Amazon today made good on hints that it planned to release a Kindle-compatible e-book reader for the Apple iPhone and iPod Touch, expanding the market for its digital library by tapping into the devices’ booming growth.
While the news might seem counterintuitive — surely a free application will eclipse a $360 purpose-built device? — Amazon’s (NASDAQ: AMZN) betting that the app and the Kindle won’t compete with each other.
Instead, the e-commerce giant expects customers to want both the free application, which is downloadable from Apple’s (NASDAQ: AAPL) App Store, and the Kindle, the second generation of which it released only last month. To simplify the task of using both clients, Amazon said it’s turning to a synchronizing feature it calls Whispersync.
The feature, which took about 14 months to develop but seemed to have little value when Amazon first announced it in connection with the Kindle 2. Now, it has a clear purpose.
“Whispersync technology saves and synchronizes a customer’s bookmark across their original Kindle, Kindle 2, iPhone and iPod touch, so customers always have their reading with them and never lose their place,” the company said in a statement.
Ian Freed, vice president for Amazon Kindle, told the Associated Press that “the company sees the software as a way to introduce non-Kindle owners to the device, potentially turning them into Kindle buyers.”
A new platform for Kindle e-books
The company signaled that it planned to roll out Kindle-compatible e-book readers for smartphones last month, following Google’s announcement that it intended to make 1.5 million public domain titles available on smartphones through its Book Search feature — including the Android-based G1, the Apple iPhone and certain Nokia devices.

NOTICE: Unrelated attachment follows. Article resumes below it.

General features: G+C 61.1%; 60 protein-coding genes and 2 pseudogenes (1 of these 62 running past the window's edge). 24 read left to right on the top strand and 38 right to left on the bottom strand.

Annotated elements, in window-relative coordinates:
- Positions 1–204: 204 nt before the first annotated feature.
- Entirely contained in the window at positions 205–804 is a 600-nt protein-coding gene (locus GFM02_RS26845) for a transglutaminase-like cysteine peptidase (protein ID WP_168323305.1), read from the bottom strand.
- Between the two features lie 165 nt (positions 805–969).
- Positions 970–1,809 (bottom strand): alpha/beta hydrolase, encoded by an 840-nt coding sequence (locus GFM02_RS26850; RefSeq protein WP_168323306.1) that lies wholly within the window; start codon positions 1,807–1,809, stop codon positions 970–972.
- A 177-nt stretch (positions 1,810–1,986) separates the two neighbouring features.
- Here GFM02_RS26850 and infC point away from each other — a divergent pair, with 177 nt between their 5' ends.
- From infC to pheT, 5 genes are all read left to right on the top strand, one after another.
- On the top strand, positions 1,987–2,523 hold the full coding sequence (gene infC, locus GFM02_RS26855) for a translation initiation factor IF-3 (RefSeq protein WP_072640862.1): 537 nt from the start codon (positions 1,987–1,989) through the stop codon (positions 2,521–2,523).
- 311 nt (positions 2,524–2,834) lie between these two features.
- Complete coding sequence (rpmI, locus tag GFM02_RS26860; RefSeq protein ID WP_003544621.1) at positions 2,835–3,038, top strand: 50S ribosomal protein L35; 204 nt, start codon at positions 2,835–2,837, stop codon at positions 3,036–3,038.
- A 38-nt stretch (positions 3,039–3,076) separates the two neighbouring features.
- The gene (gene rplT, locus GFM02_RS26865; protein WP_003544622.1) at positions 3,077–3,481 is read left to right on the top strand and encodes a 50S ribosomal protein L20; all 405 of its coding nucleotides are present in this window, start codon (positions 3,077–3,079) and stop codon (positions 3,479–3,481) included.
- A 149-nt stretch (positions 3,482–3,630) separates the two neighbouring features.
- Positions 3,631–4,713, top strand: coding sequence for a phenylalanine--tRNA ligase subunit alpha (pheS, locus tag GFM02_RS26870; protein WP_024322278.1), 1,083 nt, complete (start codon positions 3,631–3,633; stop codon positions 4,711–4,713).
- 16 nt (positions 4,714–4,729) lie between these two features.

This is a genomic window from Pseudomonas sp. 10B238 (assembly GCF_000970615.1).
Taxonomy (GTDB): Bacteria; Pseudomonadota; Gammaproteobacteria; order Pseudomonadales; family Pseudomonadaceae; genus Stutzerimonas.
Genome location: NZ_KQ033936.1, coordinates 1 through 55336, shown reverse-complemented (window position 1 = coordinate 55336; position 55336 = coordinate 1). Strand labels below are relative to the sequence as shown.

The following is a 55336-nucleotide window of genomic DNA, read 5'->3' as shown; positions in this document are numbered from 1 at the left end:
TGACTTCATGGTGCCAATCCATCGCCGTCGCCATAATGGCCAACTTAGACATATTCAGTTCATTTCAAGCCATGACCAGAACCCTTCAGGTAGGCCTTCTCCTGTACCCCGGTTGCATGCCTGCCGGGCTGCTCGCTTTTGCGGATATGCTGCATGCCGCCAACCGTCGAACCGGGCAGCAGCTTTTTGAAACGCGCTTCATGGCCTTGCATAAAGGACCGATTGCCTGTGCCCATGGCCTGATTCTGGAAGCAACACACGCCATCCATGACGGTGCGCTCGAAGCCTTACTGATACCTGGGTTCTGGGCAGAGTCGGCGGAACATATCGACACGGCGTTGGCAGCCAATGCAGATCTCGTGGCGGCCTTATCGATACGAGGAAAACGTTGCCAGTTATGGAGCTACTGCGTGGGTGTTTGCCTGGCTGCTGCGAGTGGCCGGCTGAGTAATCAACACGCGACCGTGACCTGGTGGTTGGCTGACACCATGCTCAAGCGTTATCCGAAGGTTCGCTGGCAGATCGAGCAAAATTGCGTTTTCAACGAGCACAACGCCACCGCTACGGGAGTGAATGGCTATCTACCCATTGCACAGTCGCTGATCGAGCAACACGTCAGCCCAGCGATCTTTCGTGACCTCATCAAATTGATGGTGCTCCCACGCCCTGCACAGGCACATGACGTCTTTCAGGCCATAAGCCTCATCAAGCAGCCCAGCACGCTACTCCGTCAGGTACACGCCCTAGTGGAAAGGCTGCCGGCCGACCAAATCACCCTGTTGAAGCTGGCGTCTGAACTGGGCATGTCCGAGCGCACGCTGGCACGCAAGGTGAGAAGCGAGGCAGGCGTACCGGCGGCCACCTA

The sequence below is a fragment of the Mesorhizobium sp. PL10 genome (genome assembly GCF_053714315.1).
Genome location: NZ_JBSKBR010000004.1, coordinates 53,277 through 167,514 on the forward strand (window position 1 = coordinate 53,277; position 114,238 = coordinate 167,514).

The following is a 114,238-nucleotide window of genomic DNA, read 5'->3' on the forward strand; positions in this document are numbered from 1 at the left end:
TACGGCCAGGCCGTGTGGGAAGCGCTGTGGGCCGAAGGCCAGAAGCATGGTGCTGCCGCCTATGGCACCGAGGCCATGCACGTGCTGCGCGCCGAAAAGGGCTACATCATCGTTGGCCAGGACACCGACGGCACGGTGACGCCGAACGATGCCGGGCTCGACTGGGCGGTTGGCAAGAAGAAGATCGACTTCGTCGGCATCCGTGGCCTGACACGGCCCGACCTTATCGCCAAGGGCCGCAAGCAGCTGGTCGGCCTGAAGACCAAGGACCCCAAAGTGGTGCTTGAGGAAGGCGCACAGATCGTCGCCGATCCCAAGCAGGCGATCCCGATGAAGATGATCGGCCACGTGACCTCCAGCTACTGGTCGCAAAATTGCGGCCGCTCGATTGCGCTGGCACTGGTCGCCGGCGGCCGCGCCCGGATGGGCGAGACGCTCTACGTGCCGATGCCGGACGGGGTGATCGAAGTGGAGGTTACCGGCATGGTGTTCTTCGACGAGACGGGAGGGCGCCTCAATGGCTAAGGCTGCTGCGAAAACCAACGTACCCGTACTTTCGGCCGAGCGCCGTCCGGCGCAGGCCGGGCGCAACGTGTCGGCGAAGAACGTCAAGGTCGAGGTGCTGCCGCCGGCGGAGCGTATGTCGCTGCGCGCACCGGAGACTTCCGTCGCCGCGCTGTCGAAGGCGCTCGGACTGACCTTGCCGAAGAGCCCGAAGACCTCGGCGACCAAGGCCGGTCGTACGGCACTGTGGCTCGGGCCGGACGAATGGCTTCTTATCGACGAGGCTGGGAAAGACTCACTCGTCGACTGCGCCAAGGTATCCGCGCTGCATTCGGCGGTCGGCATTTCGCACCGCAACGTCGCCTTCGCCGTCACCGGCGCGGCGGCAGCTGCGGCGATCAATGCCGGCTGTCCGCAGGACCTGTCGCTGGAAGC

Amazon confirmed the next day that it also sought to extend its e-book offerings to smartphone users, but revealed only scant details on the effort during the interim.
Kindle still has some clear advantages over the free application, however. While the Kindle enables users to buy e-books over the air, the iPhone client requires a user to exit the software and visit the Amazon Kindle store on the Web to make a purchase. Also, Kindle has a text-to-speech feature that the iPhone app lacks.
The Kindle, which measures 8 inches by 5.3 inches, also offers a larger screen for reading. The iPhone, meanwhile, offers about a quarter of the display — it measures only 4.5 inches by 2.4 inches.
Yet there are some obvious benefits of bringing Apple into the mix: piggybacking on the explosive growth of the iPhone.
According to a recent study by Generator Research, the Apple iPhone accounted for about 5 percent of all smartphone devices shipped globally during the third quarter of 2008, compared to 40 percent for industry leader Nokia.
Despite having a sliver of the marketplace, the findings show Apple’s rapid growth in the market despite having launched the iPhone less than two years ago. In fact, the iPhone’s growth rate is such that Generator sees Apple leading the smartphone space by 2013, while Nokia will be hanging onto a mere 20 percent of the market.
Amazon gave little information on future plans to deploy the app to other mobile devices and application marketplaces. Google’s Android mobile operating system, for instance, supports an App Store-like application repository, the Android Market.
Late last year, BlackBerry maker Research in Motion unveiled plans for an application store of its own, starting in March, and Palm launched its own mobile storefront, the Palm Software Store.
“We are actively working on making Kindle books available on a wide range of devices, but we are not disclosing specifics at this time,” Amazon spokesperson Cinthia Portugal said.